'

## Description

In science, buckling is a mathematical instability that leads to a failure mode.

When a structure is subjected to compressive stress, buckling may occur. Buckling is characterized by a sudden sideways deflection of a structural member. This may occur even though the stresses that develop in the structure are well below those needed to cause failure of the material of which the structure is composed. As an applied load is increased on a member, such as a column, it will ultimately become large enough to cause the member to become unstable and it is said to have buckled. Further loading will cause significant and somewhat unpredictable deformations, possibly leading to complete loss of the member’s load-carrying capacity. If the deformations that occur after buckling do not cause the complete collapse of that member, the member will continue to support the load that caused it to buckle. If the buckled member is part of a larger assemblage of components such as a building, any load applied to the buckled part of the structure beyond that which caused the member to buckle will be redistributed within the structure.

In a mathematical sense, buckling is a bifurcation in the solution to the equations of static equilibrium. At a certain point, under an increasing load, any further load is able to be sustained in one of two states of equilibrium: a purely compressed state (with no lateral deviation) or a laterally-deformed state.

Buckling is a state which defines a point where an equilibrium configuration becomes unstable under a parametric change of load and can manifest itself in several different phenomena. All can be classified as forms of bifurcation.

There are four basic forms of bifurcation associated with loss of structural stability or buckling in the case of structures with a single degree of freedom. These comprise two types of pitchfork bifurcation, one saddle-node bifurcation (often referred to as a limit point) and one transcritical bifurcation. The pitchfork bifurcations are the most commonly studied forms and include the buckling of columns, sometimes known as Euler buckling; the buckling of plates, sometimes known as local buckling, which is well known to be relatively safe (both are supercritical phenomena) and the buckling of shells, which is well-known to be a highly dangerous (subcritical phenomenon). Using the concept of potential energy, equilibrium is defined as a stationary point with respect to the degree(s) of freedom of the structure. We can then determine whether the equilibrium is stable, as in the case where the stationary point is a local minimum; or unstable, as in the case where the stationary point is a maximum point of inflection or saddle point.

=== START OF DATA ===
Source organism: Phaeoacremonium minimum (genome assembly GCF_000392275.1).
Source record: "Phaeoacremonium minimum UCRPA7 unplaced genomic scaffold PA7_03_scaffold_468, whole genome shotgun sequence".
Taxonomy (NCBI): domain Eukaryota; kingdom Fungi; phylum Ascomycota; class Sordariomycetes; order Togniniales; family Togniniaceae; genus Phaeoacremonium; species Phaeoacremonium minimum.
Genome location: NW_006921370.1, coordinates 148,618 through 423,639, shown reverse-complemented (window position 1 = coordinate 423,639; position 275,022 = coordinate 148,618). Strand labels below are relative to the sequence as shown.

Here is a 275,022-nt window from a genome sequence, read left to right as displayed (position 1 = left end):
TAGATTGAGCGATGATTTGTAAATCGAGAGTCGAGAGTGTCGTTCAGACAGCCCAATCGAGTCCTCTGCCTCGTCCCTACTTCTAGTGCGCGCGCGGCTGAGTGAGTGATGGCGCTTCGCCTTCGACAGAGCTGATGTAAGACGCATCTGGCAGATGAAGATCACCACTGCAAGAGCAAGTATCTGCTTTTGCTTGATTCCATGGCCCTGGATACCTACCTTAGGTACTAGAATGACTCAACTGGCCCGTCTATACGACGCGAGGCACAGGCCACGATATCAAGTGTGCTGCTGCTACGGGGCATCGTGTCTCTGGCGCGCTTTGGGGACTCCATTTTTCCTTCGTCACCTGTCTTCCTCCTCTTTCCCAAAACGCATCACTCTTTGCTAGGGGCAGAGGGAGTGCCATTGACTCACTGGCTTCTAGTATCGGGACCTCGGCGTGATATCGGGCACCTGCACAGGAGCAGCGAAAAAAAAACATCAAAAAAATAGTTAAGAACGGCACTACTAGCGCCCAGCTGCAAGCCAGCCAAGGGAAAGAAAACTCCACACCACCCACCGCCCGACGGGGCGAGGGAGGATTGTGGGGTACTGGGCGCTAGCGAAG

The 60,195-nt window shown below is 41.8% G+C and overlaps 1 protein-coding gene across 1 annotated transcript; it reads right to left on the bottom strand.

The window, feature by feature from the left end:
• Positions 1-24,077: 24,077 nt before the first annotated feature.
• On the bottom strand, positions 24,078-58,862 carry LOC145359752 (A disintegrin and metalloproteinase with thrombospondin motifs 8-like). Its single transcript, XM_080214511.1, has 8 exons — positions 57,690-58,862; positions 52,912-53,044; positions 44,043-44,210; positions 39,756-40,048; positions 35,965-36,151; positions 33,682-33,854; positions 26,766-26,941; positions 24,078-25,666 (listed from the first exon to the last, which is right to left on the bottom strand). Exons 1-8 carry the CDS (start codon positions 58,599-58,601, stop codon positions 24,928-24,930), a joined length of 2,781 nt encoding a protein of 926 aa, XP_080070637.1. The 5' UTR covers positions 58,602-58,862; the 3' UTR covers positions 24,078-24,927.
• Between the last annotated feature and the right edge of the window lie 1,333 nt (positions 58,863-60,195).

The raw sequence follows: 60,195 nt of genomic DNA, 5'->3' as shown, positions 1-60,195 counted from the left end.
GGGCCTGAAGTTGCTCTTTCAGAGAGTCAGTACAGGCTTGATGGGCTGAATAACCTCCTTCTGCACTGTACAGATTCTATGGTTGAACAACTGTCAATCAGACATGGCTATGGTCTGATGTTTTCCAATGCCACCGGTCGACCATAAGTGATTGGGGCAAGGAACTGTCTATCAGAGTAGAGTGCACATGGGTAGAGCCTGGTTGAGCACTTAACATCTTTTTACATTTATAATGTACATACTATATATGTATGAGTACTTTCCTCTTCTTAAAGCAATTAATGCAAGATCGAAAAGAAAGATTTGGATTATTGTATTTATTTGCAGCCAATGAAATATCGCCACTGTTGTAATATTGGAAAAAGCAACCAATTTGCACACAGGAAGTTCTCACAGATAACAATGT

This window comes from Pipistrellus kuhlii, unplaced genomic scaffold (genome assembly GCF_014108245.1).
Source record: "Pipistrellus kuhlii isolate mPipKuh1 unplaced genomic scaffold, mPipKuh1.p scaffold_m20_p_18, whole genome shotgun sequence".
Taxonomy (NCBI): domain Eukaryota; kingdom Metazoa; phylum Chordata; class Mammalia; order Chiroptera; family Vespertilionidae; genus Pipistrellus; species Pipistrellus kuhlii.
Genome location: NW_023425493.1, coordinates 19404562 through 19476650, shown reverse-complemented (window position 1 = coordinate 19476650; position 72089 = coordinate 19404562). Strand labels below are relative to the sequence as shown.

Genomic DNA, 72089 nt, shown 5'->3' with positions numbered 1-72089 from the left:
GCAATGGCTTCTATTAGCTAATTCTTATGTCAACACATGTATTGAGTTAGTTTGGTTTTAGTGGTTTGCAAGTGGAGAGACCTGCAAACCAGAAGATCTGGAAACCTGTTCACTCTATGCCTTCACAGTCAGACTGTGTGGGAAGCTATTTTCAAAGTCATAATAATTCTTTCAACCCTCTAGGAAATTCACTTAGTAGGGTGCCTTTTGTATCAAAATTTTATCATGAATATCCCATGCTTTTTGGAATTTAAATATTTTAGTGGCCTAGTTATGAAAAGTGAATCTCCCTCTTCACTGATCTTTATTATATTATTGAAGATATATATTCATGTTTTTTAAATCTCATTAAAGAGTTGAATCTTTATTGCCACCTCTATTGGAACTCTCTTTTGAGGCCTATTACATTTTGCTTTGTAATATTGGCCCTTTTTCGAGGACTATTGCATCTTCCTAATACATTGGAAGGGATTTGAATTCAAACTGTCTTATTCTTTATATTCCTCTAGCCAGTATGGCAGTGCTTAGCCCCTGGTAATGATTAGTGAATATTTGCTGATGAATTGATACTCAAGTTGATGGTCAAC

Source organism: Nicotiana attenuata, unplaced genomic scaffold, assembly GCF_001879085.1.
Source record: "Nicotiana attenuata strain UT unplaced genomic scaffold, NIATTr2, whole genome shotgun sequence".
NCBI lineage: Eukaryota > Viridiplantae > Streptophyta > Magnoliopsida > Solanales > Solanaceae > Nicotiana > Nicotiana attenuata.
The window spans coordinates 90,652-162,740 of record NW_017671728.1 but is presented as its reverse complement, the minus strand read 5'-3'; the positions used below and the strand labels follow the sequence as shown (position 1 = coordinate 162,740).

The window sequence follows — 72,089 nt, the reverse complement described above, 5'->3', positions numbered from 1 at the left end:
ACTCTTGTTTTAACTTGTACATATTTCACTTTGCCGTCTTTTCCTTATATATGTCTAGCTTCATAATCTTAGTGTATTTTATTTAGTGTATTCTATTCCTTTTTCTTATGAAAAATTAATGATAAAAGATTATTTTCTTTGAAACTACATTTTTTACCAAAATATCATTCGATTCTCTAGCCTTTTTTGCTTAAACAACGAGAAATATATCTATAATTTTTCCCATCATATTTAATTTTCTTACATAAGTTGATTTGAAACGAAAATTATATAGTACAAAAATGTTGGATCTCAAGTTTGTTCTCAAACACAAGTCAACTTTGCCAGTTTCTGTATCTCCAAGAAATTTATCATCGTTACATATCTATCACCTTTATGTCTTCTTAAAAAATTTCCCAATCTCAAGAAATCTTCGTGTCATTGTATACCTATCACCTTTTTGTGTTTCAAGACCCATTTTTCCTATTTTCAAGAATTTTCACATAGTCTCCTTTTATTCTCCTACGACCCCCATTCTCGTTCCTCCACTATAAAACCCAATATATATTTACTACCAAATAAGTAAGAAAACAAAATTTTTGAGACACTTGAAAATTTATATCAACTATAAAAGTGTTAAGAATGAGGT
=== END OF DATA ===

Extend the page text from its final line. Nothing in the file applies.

A plate is a 3-dimensional structure defined as having a width of comparable size to its length, with a thickness is very small in comparison to its other two dimensions. Similar to columns, thin plates experience out-of-plane buckling deformations when subjected to critical loads; however, contrasted to column buckling, plates under buckling loads can continue to carry loads, called local buckling. This phenomenon is incredibly useful in numerous systems, as it allows systems to be engineered to provide greater loading capacities.

Related formulas

## Variables

 Ncr Critical buckling compressive load (J) kcr Buckling coefficient (dimensionless ) (dimensionless) π pi E Modulus of elasticity ( Young's modulus) (Pa) t Thickness (m) ν Poisson's ratio (dimensionless ) (dimensionless)